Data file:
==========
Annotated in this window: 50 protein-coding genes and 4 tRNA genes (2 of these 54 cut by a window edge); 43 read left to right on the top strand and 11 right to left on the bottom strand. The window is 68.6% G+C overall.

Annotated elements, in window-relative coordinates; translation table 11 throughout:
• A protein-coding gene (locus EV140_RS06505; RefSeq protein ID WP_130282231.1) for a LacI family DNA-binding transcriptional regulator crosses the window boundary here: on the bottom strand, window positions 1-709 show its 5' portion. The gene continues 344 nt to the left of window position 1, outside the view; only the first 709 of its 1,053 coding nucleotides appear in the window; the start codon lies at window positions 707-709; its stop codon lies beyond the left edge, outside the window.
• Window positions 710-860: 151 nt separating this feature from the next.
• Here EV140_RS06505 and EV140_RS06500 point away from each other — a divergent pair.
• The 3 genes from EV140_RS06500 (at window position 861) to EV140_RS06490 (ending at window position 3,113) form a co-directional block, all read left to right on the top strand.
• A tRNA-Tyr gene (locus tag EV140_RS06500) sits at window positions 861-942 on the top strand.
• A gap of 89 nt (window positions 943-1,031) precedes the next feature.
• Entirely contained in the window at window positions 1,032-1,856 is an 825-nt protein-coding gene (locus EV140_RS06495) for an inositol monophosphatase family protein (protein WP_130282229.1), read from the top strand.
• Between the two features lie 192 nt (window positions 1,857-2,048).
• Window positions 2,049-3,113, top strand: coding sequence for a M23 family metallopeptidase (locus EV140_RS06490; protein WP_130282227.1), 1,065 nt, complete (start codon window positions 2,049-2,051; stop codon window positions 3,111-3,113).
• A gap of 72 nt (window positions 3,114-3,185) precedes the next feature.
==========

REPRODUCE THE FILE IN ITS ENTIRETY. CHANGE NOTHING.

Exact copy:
Annotated in this window: 50 protein-coding genes and 4 tRNA genes (2 of these 54 cut by a window edge); 43 read left to right on the top strand and 11 right to left on the bottom strand. The window is 68.6% G+C overall.

Annotated elements, in window-relative coordinates; translation table 11 throughout:
• A protein-coding gene (locus EV140_RS06505; RefSeq protein ID WP_130282231.1) for a LacI family DNA-binding transcriptional regulator crosses the window boundary here: on the bottom strand, window positions 1-709 show its 5' portion. The gene continues 344 nt to the left of window position 1, outside the view; only the first 709 of its 1,053 coding nucleotides appear in the window; the start codon lies at window positions 707-709; its stop codon lies beyond the left edge, outside the window.
• Window positions 710-860: 151 nt separating this feature from the next.
• Here EV140_RS06505 and EV140_RS06500 point away from each other — a divergent pair.
• The 3 genes from EV140_RS06500 (at window position 861) to EV140_RS06490 (ending at window position 3,113) form a co-directional block, all read left to right on the top strand.
• A tRNA-Tyr gene (locus tag EV140_RS06500) sits at window positions 861-942 on the top strand.
• A gap of 89 nt (window positions 943-1,031) precedes the next feature.
• Entirely contained in the window at window positions 1,032-1,856 is an 825-nt protein-coding gene (locus EV140_RS06495) for an inositol monophosphatase family protein (protein WP_130282229.1), read from the top strand.
• Between the two features lie 192 nt (window positions 1,857-2,048).
• Window positions 2,049-3,113, top strand: coding sequence for a M23 family metallopeptidase (locus EV140_RS06490; protein WP_130282227.1), 1,065 nt, complete (start codon window positions 2,049-2,051; stop codon window positions 3,111-3,113).
• A gap of 72 nt (window positions 3,114-3,185) precedes the next feature.